cryptocrystalline


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cryptocrystalline

[¦krip·tō′krist·əl·ən]
(geology)
Having a crystalline structure but of such a fine grain that individual components are not visible with a magnifying lens.

cryptocrystalline

A rock texture that is too fine to be discernible with an optical microscope.
References in periodicals archive ?
The secondary minerals nontronite and locally celadonite represent the first crystallised species lining the outer part of the cavities Other mineral phases occurring during the early stage were calcite and cryptocrystalline silica Nontronite was probably formed by basalt devitrification due to hydration, although ferromagnesian mineral phases present in the basalts might have also contributed to its formation.
The breccias are multi-clastic and have a cryptocrystalline to opaline silica matrix.
Petrographic observation of the samples analyzed in the present study, as well as the samples studied by Plymate and others (1992) and Plymate and others (2001), reveals that the feldspars are significantly clouded by alteration to cryptocrystalline clays, mica, and/or hematite.
Both magnetic metallic crystalline and nonmagnetic cryptocrystalline glass MS were separated from sediments excavated from what appears to be the bottom of a late Pleistocene or early Holocene ice dam lake situated along the banks of the Colorado River about two and one-half miles west of the Colorado-Utah state line.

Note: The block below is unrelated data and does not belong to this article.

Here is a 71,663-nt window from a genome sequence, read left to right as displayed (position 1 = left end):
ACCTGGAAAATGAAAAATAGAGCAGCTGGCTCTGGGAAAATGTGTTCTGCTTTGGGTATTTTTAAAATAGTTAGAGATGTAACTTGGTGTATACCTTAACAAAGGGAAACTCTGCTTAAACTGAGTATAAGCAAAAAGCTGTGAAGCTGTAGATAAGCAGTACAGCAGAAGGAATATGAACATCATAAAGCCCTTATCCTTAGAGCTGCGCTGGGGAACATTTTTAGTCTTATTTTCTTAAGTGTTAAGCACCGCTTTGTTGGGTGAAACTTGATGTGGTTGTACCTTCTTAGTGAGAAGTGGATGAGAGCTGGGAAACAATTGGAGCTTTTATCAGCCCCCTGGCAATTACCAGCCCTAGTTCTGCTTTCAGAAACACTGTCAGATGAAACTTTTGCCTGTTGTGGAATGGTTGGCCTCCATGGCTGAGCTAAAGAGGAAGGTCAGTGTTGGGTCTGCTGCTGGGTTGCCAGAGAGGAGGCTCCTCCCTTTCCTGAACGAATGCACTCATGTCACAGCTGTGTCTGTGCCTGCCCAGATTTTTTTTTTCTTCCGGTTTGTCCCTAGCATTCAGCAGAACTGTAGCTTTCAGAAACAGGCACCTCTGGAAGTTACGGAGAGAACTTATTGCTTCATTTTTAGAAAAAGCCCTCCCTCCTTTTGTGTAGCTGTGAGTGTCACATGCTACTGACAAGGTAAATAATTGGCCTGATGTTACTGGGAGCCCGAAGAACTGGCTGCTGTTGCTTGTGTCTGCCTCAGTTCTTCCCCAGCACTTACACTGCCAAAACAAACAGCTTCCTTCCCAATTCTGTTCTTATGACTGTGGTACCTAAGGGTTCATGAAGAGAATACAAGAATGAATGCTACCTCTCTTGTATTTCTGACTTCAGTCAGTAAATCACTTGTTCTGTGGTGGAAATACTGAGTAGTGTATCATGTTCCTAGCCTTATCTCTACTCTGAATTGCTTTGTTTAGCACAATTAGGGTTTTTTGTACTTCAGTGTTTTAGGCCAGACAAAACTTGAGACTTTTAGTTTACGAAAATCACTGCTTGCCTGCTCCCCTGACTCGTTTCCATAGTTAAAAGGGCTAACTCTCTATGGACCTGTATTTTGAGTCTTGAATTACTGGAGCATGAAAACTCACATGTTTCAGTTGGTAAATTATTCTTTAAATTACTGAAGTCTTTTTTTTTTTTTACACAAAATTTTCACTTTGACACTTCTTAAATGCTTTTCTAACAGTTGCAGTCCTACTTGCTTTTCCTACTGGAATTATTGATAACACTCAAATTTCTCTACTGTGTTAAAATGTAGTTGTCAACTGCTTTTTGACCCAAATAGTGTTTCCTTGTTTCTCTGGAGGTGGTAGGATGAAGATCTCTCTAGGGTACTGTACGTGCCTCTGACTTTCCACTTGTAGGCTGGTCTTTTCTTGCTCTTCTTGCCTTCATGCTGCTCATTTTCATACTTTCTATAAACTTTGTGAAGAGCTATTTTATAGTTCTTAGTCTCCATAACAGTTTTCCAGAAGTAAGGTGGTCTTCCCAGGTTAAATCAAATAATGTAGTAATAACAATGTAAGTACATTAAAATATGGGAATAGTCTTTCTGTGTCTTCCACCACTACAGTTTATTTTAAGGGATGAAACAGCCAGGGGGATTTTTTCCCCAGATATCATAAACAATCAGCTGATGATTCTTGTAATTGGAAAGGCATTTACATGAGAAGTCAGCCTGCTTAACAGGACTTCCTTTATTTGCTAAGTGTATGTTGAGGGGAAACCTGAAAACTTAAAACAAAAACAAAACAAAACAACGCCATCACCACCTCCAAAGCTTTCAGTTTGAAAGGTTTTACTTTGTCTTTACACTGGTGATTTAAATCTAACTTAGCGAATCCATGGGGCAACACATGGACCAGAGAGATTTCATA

Gold mineralization occurs primarily in altered, pyrite-bearing argillites and occasionally siltstones, and in the underlying massive sandstones with zones of grey cryptocrystalline quartz veining and strong silicification.
A sample of 2097 lithic items from the Meier and Cathlapotle assemblages (representing 29% and 13% respectively of the sites' fine-grained, non-projectile point, non-core, cryptocrystalline silicate artefact assemblages; see Figure 6 for representative artefacts) was drawn from analytical units sampling the ends and centres of each plank house.
Also, much of the silicate mineralogy is so fine-grained that identification by optical means is difficult to impossible, hence the need for using an X-ray diffraction (XRD) technique which is particularly suitable for discerning individual mineral components of the cryptocrystalline phases and for proper differentiation of carbonate minerals into calcite and dolomite.
Crystals are small (<3 mm maximum diameter) and include rounded embayed quartz, subhedral K-feldspar (anorthoclase, based on the presence of fine-scale cross-hatch twinning), and subhedral plagioclase set in a locally spherulitic groundmass of cryptocrystalline quartz and feldspar.
As noted earlier, blue/purple cryptocrystalline encrustations also believed to be vivianite have been found on the creek cut bank clays and on gravel of the point bar.
You won't see any crystal structure in this green stone as it's a cryptocrystalline mineral with the slightly ungainly name of chrysoprase, cryptocrystalline referring to the microscopic nature of its crystals.
Classic Neuburg Siliceous Earth is a mixture of lamellar kaolinite and corpuscular, cryptocrystalline and amorphous silica.